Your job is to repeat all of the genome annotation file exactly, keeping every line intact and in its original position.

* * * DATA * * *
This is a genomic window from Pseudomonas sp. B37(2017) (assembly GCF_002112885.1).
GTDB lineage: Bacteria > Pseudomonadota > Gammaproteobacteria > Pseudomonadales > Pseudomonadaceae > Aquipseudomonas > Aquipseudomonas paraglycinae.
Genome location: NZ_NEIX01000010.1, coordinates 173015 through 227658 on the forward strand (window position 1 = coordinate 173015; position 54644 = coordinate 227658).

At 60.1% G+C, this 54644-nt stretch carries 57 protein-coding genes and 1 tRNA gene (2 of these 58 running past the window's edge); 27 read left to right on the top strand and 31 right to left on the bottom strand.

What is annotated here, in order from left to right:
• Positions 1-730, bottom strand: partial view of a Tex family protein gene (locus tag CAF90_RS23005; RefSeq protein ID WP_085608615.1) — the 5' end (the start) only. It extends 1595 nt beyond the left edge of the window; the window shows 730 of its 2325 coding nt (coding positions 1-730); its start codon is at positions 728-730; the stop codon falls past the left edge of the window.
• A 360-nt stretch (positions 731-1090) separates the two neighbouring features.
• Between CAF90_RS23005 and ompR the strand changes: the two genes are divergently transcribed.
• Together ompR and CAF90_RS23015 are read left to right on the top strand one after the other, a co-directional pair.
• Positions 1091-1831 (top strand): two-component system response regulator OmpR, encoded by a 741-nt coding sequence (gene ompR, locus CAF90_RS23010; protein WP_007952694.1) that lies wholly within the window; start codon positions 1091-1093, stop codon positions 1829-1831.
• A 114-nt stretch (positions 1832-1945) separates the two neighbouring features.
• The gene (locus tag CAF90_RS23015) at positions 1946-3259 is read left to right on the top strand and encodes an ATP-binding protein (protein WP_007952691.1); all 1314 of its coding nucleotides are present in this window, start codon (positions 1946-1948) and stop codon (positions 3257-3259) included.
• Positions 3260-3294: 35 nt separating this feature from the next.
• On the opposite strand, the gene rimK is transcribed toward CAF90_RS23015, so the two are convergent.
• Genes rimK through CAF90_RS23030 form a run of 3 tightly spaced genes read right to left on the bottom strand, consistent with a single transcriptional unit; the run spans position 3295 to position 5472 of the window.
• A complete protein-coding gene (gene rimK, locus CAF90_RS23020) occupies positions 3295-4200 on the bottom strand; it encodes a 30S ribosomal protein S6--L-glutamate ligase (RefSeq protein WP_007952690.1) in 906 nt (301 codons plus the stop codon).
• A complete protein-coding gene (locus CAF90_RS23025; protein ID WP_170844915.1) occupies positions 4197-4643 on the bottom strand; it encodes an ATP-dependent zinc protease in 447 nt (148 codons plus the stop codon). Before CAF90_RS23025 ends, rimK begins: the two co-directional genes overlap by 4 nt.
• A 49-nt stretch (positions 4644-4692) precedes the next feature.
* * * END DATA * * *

This is a genomic window from Pseudomonas sp. B37(2017) (assembly GCF_002112885.1).
GTDB lineage: Bacteria > Pseudomonadota > Gammaproteobacteria > Pseudomonadales > Pseudomonadaceae > Aquipseudomonas > Aquipseudomonas paraglycinae.
Genome location: NZ_NEIX01000010.1, coordinates 173015 through 227658 on the forward strand (window position 1 = coordinate 173015; position 54644 = coordinate 227658).

At 60.1% G+C, this 54644-nt stretch carries 57 protein-coding genes and 1 tRNA gene (2 of these 58 running past the window's edge); 27 read left to right on the top strand and 31 right to left on the bottom strand.

What is annotated here, in order from left to right:
• Positions 1-730, bottom strand: partial view of a Tex family protein gene (locus tag CAF90_RS23005; RefSeq protein ID WP_085608615.1) — the 5' end (the start) only. It extends 1595 nt beyond the left edge of the window; the window shows 730 of its 2325 coding nt (coding positions 1-730); its start codon is at positions 728-730; the stop codon falls past the left edge of the window.
• A 360-nt stretch (positions 731-1090) separates the two neighbouring features.
• Between CAF90_RS23005 and ompR the strand changes: the two genes are divergently transcribed.
• Together ompR and CAF90_RS23015 are read left to right on the top strand one after the other, a co-directional pair.
• Positions 1091-1831 (top strand): two-component system response regulator OmpR, encoded by a 741-nt coding sequence (gene ompR, locus CAF90_RS23010; protein WP_007952694.1) that lies wholly within the window; start codon positions 1091-1093, stop codon positions 1829-1831.
• A 114-nt stretch (positions 1832-1945) separates the two neighbouring features.
• The gene (locus tag CAF90_RS23015) at positions 1946-3259 is read left to right on the top strand and encodes an ATP-binding protein (protein WP_007952691.1); all 1314 of its coding nucleotides are present in this window, start codon (positions 1946-1948) and stop codon (positions 3257-3259) included.
• Positions 3260-3294: 35 nt separating this feature from the next.
• On the opposite strand, the gene rimK is transcribed toward CAF90_RS23015, so the two are convergent.
• Genes rimK through CAF90_RS23030 form a run of 3 tightly spaced genes read right to left on the bottom strand, consistent with a single transcriptional unit; the run spans position 3295 to position 5472 of the window.
• A complete protein-coding gene (gene rimK, locus CAF90_RS23020) occupies positions 3295-4200 on the bottom strand; it encodes a 30S ribosomal protein S6--L-glutamate ligase (RefSeq protein WP_007952690.1) in 906 nt (301 codons plus the stop codon).
• A complete protein-coding gene (locus CAF90_RS23025; protein ID WP_170844915.1) occupies positions 4197-4643 on the bottom strand; it encodes an ATP-dependent zinc protease in 447 nt (148 codons plus the stop codon). Before CAF90_RS23025 ends, rimK begins: the two co-directional genes overlap by 4 nt.
• A 49-nt stretch (positions 4644-4692) precedes the next feature.